Porsche at the 1960 12 Hours of Sebring

In 1960, Hans Herrmann and Olivier Gendebien drove the 718 RS 60 Spyder to Porsche’s first overall victory in Sebring, Florida, USA.

Unveiled in 1957 as the successor to the prolific 550 Spyder and 550 A Spyder, the type 718 heralded the dawn of what was then Porsche’s most successful era in motorsport. Thanks to the construction and continuous further development of a number of variants, the 718 proved itself to be a winning concept over an extended period of around seven years. Having recorded the brand’s first overall victory in the 12 Hours of Sebring, a number of wins in the Targa Florio, countless other high-place finishes in sports car races and in Formula Two, and several triumphs in the European Hill Climb Championship, the 718 secured its place as one of the most successful Porsche motorsport models of all time.

In the 12 Hours of Sebring race on 26 March 1960, the time had come for the new 718 RS 60 Spyder featuring a 1.6-litre engine. Hans Herrmann and Olivier Gendebien completed 196 laps on their way to a terrific and thoroughly comfortable overall victory, the first for Porsche in Sebring. Second place went to another Porsche 718 RS 60 Spyder, with Bob Holbert, Roy Schechter and Howard Fowler at the wheel for the Brumos Porsche Team that went on to enjoy a legendary association with the Porsche brand.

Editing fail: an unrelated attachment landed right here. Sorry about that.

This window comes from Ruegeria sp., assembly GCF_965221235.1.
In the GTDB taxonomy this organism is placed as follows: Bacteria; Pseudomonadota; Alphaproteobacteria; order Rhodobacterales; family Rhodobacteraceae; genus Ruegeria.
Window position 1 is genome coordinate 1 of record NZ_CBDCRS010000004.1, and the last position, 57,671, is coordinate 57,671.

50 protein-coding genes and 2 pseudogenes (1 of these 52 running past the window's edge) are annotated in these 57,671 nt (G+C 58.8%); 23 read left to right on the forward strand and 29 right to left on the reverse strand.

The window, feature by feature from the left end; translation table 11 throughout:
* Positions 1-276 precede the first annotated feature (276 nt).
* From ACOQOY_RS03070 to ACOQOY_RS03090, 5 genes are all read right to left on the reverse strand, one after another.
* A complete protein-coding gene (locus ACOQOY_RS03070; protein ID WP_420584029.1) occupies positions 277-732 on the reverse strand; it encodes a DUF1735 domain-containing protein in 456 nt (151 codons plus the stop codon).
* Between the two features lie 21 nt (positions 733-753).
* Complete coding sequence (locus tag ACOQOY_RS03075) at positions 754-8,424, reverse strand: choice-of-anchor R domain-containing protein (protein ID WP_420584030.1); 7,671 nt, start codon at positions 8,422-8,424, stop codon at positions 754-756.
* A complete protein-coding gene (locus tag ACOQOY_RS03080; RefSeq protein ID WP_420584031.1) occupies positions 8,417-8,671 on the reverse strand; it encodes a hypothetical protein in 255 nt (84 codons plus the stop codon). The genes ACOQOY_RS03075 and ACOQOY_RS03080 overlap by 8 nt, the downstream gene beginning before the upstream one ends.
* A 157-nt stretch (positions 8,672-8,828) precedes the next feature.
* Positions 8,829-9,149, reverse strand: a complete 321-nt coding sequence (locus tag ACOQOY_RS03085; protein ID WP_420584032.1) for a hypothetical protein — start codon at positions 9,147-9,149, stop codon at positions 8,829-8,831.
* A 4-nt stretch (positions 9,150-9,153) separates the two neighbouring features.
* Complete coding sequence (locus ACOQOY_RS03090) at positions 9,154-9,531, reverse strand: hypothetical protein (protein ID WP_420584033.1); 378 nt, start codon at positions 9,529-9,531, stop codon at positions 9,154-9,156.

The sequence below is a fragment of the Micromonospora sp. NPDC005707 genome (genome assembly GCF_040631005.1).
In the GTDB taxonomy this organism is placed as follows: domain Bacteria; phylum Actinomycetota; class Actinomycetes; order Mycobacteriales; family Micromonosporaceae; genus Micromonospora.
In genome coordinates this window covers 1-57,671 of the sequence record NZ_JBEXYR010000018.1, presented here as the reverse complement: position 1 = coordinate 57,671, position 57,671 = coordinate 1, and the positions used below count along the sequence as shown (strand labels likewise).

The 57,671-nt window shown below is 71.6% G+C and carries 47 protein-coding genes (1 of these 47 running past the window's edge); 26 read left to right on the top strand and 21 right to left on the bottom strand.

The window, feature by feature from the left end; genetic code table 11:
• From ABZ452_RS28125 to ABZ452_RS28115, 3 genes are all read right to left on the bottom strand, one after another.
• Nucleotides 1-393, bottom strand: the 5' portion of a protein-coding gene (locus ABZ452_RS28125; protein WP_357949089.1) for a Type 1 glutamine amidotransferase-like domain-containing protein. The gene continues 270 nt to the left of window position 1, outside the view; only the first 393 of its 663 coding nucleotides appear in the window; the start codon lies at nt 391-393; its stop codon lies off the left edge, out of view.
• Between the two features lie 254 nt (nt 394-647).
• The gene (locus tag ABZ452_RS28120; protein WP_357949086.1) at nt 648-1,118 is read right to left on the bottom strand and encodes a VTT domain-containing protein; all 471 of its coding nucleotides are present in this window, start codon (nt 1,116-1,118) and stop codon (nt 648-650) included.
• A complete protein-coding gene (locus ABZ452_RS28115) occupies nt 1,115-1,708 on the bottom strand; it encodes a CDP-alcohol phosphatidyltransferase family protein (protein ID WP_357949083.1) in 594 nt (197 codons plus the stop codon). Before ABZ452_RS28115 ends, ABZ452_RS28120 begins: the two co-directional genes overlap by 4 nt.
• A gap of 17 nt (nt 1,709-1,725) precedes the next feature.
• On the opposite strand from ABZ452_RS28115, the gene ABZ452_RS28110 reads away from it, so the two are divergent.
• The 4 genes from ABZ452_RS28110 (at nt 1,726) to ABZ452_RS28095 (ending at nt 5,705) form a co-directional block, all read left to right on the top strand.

This prestigious breakthrough victory in Sebring, which also helped boost sales, saw the light and nimble 718 RS 60 Spyder immediately nicknamed the ‘giant killer’ in the USA. After all, it had left far more powerful rival cars trailing in its wake. The overall victory achieved in the Targa Florio by Joakim Bonnier and Hans Herrmann ensured that the 1960 season was Porsche’s most successful to date in the World Supercar Championship – all thanks to the 718 RS 60 Spyder.

For Hans Herrmann, the 718 RS 60 Spyder remains one of the racing cars he most enjoyed driving. Its power and road holding were extremely balanced and it featured a wonderfully broad limit in terms of its driving dynamics. In addition, the engine boasted a wide usable speed range and terrific peak power. Given all these highlights, Herrmann was by no means the only racer to develop a real soft spot for this mid-engine racing car.

Go back

previous page
Porsche at the 1954 Mille Miglia
next page
Porsche at the 1960 Tour de Corse